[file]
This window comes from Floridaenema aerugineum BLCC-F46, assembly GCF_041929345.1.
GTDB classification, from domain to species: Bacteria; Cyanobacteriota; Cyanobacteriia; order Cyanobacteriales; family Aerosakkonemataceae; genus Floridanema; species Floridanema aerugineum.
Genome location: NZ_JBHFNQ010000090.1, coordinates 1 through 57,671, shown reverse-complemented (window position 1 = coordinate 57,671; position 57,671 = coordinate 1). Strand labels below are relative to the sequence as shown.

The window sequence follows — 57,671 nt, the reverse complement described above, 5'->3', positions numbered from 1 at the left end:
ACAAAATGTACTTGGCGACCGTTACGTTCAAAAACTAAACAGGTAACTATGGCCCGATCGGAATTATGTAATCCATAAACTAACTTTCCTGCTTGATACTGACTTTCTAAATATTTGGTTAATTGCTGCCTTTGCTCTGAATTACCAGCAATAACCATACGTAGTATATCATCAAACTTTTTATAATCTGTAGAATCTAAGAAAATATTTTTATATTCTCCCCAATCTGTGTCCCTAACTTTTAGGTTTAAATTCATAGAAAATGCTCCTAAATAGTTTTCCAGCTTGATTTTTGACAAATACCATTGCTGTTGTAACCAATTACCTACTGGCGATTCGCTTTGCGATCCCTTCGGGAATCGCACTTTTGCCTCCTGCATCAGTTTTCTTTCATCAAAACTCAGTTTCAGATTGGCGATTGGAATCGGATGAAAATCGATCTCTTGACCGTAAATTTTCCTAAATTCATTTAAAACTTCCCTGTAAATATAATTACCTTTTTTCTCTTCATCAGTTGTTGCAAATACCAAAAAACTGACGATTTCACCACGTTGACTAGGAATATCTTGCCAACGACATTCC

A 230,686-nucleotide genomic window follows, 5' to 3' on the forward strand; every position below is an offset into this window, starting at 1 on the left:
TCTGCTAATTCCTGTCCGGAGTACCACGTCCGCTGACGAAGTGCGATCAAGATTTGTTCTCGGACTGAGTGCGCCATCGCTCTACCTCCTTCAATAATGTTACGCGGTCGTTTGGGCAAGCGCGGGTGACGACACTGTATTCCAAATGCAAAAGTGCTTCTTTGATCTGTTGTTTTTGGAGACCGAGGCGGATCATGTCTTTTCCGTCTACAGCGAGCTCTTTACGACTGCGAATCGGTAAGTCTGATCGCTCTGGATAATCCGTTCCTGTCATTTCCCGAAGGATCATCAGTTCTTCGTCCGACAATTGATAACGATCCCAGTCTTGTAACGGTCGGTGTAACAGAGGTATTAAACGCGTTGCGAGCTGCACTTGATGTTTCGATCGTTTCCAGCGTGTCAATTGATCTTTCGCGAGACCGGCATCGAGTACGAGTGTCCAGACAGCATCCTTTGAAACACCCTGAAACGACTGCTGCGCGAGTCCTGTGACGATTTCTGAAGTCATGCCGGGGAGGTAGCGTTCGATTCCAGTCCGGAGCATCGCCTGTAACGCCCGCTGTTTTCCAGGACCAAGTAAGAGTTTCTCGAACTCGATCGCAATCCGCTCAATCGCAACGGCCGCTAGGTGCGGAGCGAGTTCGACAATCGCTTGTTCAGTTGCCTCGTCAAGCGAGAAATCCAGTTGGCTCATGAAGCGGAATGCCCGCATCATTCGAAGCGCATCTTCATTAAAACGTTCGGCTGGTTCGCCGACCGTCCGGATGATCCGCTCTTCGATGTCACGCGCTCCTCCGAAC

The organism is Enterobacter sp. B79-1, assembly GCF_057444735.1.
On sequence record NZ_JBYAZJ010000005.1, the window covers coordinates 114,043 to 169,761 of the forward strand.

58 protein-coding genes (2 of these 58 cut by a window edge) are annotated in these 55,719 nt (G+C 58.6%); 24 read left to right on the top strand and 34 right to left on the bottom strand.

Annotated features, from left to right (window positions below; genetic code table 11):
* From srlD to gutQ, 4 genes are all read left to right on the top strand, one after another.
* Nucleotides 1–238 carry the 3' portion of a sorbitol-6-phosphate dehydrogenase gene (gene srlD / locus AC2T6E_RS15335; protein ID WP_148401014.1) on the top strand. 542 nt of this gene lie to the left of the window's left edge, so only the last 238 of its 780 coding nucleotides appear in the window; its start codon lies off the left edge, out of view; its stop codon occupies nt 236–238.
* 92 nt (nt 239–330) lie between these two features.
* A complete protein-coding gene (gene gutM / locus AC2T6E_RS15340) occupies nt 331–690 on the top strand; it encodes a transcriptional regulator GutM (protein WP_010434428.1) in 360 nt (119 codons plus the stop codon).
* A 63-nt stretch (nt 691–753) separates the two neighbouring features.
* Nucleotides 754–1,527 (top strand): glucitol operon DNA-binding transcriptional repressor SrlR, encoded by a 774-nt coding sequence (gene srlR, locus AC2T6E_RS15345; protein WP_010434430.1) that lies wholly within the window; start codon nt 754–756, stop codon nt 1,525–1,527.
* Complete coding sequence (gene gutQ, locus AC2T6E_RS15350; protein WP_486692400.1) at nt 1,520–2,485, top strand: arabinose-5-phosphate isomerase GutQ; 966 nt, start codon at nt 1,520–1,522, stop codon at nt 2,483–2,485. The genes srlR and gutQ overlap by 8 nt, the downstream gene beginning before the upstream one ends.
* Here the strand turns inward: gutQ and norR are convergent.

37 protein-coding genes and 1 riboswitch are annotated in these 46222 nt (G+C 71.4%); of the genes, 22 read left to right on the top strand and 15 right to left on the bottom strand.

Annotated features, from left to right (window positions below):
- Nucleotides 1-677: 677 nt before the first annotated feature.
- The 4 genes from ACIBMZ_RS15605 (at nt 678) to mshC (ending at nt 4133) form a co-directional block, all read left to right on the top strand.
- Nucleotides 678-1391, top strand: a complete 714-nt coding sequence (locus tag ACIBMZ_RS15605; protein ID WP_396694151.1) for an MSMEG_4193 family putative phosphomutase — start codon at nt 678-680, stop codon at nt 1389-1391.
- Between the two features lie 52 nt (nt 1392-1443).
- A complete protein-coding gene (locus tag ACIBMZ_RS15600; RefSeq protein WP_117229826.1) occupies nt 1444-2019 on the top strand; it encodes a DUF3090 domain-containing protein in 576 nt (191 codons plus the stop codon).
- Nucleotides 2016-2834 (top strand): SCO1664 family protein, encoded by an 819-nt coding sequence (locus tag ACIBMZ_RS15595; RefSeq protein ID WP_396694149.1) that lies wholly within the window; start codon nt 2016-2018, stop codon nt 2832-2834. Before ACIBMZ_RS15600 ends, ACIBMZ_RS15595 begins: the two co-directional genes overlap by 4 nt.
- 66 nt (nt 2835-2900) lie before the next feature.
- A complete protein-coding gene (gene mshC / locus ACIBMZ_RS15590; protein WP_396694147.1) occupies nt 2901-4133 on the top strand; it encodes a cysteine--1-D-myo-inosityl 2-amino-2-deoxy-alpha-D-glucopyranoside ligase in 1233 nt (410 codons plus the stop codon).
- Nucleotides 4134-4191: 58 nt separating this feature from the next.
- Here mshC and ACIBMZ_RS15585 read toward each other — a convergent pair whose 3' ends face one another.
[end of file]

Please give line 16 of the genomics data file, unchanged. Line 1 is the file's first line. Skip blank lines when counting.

* A 63-nt stretch (nt 691–753) separates the two neighbouring features.